The greatest cost incurred by employers is apprentice wages, and governments should take care to oversee a labour market that ensures pay is high enough to attract prospective apprentices, but low enough to reflect the fact that a significant proportion of the apprenticeship will be spent in unproductive tasks. This balance will vary between different types of apprenticeship and is best identified by sector or occupation through, for example, collective bargaining. Governments should consider setting a minimum wage to protect individuals from exploitation, and addressing additional financial barriers that might prevent apprenticeships from being attractive to older workers.

How long should an apprenticeship last?

Apprenticeship duration should reflect both the difficulty of skills being learnt and the characteristics of the learner. When the apprentice wage is low (below the marginal productivity of the apprentice), getting duration right is important to ensuring that apprenticeships are attractive: too short and employers lose out on the cost-benefit balance, too long and apprentices will be subject to exploitation. This is why the engagement of social partners is so positive in apprenticeship design: organisations representing employers and workers can argue out the optimal length of the programme of training. Attractive apprenticeships will, moreover, respond to the higher levels of skills and experience that older workers can be expected to bring with them. Countries have developed approaches to shorten the duration of apprenticeships for these learners. Such tools, when based on robust assessments, serve to build greater equity and efficiency into apprenticeship systems.

How to ensure a good learning experience at work?

On-the-job training is a critical element of any apprenticeship, but it cannot be taken for granted that employers will have the capacity to train well. Governments or social partners can require or encourage apprentice supervisors to undertake training themselves, and help managers to design work practices to maximise apprentice learning within productive tasks. Final apprenticeship examinations should recognise the importance of on-the-job training by going beyond tests for theoretical and technical knowledge and skills; for example, assessments should also address the fuller demands of the associated occupation, such as personal interaction or social skills. Simulations and role-playing exercises with examiners are innovative means of testing the full range of knowledge and skills required by an apprenticeship.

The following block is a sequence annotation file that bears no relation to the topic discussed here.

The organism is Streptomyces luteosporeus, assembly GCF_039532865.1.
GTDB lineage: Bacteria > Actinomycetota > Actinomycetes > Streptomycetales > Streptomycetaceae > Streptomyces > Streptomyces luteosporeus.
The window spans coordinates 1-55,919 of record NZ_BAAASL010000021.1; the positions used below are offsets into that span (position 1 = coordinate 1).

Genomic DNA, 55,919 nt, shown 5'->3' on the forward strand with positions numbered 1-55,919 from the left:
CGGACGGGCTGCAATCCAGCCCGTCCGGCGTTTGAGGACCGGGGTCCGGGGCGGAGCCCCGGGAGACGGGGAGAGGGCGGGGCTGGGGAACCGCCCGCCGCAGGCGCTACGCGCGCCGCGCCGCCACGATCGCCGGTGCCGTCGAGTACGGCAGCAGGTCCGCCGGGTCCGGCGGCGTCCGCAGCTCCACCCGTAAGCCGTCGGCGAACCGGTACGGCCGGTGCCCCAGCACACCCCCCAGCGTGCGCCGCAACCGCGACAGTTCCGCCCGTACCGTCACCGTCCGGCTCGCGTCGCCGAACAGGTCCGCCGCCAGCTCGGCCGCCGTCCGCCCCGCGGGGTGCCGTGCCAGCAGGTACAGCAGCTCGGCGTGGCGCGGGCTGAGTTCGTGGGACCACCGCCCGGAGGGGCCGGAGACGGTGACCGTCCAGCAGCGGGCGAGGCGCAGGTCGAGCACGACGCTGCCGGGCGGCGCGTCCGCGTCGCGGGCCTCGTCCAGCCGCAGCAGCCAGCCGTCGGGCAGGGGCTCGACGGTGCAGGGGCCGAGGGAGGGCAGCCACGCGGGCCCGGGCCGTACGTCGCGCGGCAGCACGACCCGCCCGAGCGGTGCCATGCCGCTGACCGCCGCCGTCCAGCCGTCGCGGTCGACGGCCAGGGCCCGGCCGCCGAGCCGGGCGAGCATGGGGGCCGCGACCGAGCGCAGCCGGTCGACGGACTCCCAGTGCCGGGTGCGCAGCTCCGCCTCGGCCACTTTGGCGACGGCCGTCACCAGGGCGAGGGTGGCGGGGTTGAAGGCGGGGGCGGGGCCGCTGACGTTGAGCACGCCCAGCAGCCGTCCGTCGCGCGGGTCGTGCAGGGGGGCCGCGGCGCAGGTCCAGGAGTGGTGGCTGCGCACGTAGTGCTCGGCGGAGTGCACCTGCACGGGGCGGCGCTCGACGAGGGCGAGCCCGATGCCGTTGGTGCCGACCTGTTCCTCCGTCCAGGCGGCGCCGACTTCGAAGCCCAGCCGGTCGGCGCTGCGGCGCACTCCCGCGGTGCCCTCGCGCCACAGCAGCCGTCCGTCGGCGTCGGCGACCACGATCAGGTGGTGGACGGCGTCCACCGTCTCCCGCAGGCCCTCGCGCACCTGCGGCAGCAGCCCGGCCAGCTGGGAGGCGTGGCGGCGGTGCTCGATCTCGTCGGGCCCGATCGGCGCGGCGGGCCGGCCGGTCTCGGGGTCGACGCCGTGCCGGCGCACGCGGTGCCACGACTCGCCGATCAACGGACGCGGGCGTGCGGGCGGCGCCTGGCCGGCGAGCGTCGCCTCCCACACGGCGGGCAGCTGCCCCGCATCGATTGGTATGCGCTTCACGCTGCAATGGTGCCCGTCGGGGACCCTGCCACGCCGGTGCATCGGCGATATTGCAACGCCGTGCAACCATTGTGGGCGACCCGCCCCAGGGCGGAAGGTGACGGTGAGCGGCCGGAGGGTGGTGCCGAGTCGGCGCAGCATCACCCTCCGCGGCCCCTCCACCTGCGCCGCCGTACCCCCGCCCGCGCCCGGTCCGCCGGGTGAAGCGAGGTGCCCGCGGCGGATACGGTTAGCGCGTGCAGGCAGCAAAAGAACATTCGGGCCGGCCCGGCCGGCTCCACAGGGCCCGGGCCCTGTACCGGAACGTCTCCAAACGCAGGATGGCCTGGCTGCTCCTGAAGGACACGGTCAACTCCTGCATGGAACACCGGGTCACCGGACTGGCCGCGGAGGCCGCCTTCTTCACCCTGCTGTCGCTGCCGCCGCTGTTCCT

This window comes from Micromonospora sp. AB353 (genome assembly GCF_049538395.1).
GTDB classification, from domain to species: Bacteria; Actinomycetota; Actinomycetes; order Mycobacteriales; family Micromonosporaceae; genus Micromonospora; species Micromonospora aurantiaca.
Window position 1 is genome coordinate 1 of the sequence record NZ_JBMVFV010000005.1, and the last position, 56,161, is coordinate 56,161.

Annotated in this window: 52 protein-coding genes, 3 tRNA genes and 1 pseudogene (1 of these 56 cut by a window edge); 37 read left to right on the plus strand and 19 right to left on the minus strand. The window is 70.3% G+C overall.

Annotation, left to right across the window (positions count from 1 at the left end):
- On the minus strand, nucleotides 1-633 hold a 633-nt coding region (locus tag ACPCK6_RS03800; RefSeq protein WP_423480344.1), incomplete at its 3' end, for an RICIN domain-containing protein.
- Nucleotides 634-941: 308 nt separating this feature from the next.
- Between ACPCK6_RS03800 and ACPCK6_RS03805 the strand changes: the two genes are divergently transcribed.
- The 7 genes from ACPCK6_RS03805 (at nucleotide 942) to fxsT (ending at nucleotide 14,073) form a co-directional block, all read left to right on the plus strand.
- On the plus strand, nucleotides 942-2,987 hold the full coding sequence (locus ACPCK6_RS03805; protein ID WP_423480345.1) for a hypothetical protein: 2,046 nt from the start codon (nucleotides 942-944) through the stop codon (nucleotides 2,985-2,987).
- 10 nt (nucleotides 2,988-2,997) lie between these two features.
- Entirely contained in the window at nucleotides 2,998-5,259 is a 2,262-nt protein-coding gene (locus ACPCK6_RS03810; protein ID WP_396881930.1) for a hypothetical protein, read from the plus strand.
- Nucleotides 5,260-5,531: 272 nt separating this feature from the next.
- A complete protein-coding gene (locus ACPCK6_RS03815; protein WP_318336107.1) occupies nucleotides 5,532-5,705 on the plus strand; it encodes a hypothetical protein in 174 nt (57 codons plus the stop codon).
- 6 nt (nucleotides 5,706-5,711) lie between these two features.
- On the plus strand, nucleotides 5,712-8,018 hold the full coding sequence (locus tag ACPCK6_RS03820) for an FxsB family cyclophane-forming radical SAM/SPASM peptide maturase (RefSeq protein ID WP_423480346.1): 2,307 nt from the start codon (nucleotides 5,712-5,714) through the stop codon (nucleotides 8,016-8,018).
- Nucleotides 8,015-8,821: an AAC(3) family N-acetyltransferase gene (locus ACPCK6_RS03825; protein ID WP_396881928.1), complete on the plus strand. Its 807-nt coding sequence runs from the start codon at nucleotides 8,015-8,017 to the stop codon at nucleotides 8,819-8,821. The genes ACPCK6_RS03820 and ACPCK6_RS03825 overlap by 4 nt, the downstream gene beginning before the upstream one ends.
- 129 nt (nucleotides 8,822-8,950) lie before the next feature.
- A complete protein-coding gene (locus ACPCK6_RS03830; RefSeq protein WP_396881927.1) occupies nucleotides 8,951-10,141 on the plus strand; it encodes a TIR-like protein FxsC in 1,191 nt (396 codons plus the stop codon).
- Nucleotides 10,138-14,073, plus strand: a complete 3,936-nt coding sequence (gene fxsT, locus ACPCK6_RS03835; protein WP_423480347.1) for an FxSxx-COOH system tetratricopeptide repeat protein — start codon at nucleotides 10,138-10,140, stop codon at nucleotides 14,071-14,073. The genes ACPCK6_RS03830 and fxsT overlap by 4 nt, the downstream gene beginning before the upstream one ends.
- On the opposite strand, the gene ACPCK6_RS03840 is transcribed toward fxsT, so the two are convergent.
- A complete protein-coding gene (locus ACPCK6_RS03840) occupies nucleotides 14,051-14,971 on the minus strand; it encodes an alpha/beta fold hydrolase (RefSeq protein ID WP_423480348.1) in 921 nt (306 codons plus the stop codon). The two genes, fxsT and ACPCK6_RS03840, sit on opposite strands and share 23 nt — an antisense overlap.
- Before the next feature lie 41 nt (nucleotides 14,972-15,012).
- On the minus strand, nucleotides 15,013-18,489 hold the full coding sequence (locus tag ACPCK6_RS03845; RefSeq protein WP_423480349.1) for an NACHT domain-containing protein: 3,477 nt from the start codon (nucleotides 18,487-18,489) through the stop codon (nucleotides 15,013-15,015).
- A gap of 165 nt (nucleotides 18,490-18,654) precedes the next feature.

How to make apprenticeships work for youth at risk?

In many countries, apprenticeships are seen as a vehicle for improving outcomes for young people who have struggled to find employment or to continue in education after the completion of compulsory schooling. International evidence suggests that apprenticeship systems can help to make school-to-work transitions easier for such youth. While many countries offer employers subsidies to take on apprentices with weak academic profiles or from disadvantaged backgrounds, there is little convincing evidence of the efficacy of such financial incentives. More effective are interventions designed to increase the speed with which a “youth at risk” apprentice can become a skilled, productive worker, and so cover the costs incurred by employers in their training. These include changes to the standard duration of an apprenticeship, preparatory programmes to help make a young person more attractive to a recruiter, or personalised support to tackle problems encountered by an apprentice whilst undertaking the apprenticeship.

How to attract potential apprentices?

If apprenticeship systems are going to be successful, apprenticeships must be attractive to a wide range of young people. Attractive apprenticeships develop the knowledge and skills that employers demand and offer a genuine gateway to skilled employment. Where the quality of apprenticeships is poor, young people will “vote with their feet” and not participate. However, students and their families often have a weak understanding of what apprenticeships actually have to offer. This is particularly the case where apprenticeships are now available across a wide range of occupations at different skills levels. Career guidance services must ensure that young people make informed decisions at the right time. Evidence from the Programme for International Student Assessment (PISA) database has shown how career aspirations are shaped by gender, socio-economic status and migrant background. These aspirations rarely reflect labour market demand. There is an onus on schools to take a proactive and strategic approach to careers guidance which begins young, broadens ambitions, and ensures that regular encounters with independent and well-trained career guidance professionals are the norm. Essential to effective guidance is giving young people the chance to find out for themselves, through activities such as career talks and job shadowing, what it is like to follow different occupational and learning pathways, including apprenticeships.


← 1. Apprenticeships typically involve a structured mix of: 1) time spent at a workplace, during which apprentices develop skills and perform productive work; and 2) off-the-job training and education which is typically overseen by public authorities. In most countries, apprentices spend more than 50% of their time in the workplace. Apprenticeships lead to formal, nationally recognised qualifications.